TechCrunch writes in The Subplots Of The iPad Blockbuster:

As I laid out a few weeks ago, it seems pretty likely that it was Apple that leaked much of the information to The Wall Street Journal about the tablet device prior to its launch — including the bogus $1,000 price from “analysts.” Later, a former Apple employee corroborated this.

Why would they do this? It’s simple. As I said at the time, if they plant the idea in peoples’ minds that a product will be $1,000, then release it for significantly cheaper, it’s a huge win for Apple. So when Jobs announced the entry-level iPad would be $499 yesterday, it was an absolute home run.

I have said for a good while that Apple is purposefully leaking "information" (mixed with misinformation) in just the right doses and intervals to keep the launch mania pot stewing, ending in a rolling boil crescendo right at launch.

(See: The Apple Tablet And Planned Insanity and as early as 8/08: Apple’s "Magician" Archetype Branding Revisited: Good News – Bad News .)

Now when it comes to seeding these price point speculations, they added yet another twist I’ve previously reported on: Decoy Offers or Decoy Pricing.

What it boils down to is that since all price perceptions are relative to a given context (ALL meaning arises in context by the way), if you can create a context where the price point at which you eventually offer something appears low, you will sell a lot more.

To quote my prior post:

Dan Ariely’s excellent "Predictably Irrational" talks about such contextual "decoy offers" that can boost sales for the item the seller really wants people to buy. As an example he uses a past offer by british business magazine The Economist:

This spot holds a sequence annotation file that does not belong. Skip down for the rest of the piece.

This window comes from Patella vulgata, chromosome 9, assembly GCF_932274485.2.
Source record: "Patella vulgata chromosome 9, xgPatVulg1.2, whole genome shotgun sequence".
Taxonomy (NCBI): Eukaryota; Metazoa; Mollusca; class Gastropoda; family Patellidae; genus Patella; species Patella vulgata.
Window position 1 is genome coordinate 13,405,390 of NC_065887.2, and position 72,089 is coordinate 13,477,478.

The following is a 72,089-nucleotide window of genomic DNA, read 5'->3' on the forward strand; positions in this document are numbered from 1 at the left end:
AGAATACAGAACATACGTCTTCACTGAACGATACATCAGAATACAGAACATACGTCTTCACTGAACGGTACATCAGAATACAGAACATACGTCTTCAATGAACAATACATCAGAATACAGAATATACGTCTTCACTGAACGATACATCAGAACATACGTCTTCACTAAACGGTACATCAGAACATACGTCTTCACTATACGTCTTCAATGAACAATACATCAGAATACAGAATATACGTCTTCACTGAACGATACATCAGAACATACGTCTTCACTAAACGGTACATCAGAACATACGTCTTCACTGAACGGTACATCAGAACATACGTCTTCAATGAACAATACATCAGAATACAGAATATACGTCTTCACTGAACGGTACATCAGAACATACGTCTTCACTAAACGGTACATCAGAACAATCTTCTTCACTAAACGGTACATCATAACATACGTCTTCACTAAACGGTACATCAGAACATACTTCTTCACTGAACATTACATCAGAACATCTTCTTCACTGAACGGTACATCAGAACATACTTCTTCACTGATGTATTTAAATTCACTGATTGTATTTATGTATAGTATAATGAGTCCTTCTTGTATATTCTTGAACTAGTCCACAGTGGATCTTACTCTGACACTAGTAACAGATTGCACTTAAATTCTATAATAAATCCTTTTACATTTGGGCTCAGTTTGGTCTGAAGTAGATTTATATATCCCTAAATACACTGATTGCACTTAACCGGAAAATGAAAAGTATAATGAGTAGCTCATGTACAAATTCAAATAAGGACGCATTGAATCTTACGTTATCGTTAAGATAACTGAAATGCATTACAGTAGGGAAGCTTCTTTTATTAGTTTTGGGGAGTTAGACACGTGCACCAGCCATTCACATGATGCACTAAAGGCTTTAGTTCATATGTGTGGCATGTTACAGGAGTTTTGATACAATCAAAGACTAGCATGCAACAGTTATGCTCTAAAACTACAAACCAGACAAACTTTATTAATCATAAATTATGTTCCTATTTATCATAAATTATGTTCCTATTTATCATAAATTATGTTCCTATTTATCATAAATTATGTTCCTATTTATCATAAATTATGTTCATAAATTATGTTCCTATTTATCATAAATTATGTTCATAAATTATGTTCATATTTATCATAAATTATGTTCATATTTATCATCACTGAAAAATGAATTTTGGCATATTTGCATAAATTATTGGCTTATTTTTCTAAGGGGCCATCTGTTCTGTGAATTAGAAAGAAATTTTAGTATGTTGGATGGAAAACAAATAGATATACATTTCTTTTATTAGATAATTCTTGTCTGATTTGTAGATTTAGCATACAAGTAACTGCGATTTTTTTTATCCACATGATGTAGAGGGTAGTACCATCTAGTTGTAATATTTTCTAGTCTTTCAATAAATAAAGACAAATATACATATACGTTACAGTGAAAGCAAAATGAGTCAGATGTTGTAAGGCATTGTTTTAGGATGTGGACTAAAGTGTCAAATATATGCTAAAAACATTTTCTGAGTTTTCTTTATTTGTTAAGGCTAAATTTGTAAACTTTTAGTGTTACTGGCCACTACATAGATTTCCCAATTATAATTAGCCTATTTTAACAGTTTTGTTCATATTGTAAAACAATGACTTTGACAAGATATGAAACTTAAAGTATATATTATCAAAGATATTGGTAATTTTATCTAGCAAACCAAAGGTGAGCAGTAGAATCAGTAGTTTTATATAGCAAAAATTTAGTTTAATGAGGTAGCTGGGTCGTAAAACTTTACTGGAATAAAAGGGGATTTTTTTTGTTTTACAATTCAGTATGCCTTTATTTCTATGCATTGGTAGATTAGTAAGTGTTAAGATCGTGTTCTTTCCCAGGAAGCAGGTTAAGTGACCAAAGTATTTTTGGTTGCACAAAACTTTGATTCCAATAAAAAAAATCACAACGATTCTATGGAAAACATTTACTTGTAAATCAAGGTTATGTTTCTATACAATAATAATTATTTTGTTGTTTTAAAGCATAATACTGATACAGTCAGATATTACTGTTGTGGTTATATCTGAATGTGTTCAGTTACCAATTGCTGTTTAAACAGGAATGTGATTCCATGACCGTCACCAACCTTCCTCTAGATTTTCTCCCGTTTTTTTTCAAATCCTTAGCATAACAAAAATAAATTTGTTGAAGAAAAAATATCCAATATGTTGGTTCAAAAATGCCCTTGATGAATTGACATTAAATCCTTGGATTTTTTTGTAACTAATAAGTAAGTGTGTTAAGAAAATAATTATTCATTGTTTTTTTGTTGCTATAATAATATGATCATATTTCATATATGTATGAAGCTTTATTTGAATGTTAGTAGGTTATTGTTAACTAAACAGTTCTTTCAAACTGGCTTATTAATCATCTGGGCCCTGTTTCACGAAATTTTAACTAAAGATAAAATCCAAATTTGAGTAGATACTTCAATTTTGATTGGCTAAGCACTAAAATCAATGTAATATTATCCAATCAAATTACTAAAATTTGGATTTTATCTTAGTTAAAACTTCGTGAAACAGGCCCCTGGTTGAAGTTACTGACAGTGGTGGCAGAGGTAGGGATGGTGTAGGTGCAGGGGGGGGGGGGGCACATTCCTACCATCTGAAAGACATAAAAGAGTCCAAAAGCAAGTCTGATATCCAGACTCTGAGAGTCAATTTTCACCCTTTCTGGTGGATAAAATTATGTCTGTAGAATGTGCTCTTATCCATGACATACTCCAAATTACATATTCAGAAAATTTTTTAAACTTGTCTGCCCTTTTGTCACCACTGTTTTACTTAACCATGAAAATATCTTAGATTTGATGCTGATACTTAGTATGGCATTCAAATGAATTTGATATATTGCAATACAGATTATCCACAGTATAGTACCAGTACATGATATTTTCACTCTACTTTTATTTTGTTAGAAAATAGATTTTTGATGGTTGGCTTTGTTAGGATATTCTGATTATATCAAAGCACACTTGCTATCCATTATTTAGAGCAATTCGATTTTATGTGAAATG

It had listed $59 for on-line access only, $125 for print-only, and $125 for print & Web combo subscriptions, and had thereby significantly boosted the number of the expensive combo subscriptions sold (vs. test offers that omitted the seemingly non-sensical $125 print-only option)!

Obviously Apple just took things a step further: Since the Decoy Offer is not expected to be taken by anyone, it really doesn’t matter if you ever really formally write it up anywhere. Just introduce a high price point via a leak and nurture it (by not disputing the rumors) for a while, then triumphantly announce that the thing is actually going to cost HALF that.

If there had been no context of the prior (seeded) expectations, then the announcement of the entry-level iPad costing $499 would have been only referenced against other things in the consumer’s/prospect’s (that includes you!) mind:

Prices for other electronics items, other computers, other Apple products, asf. And the comparison may not have been favorable, or, a wash (no signal one way or the other).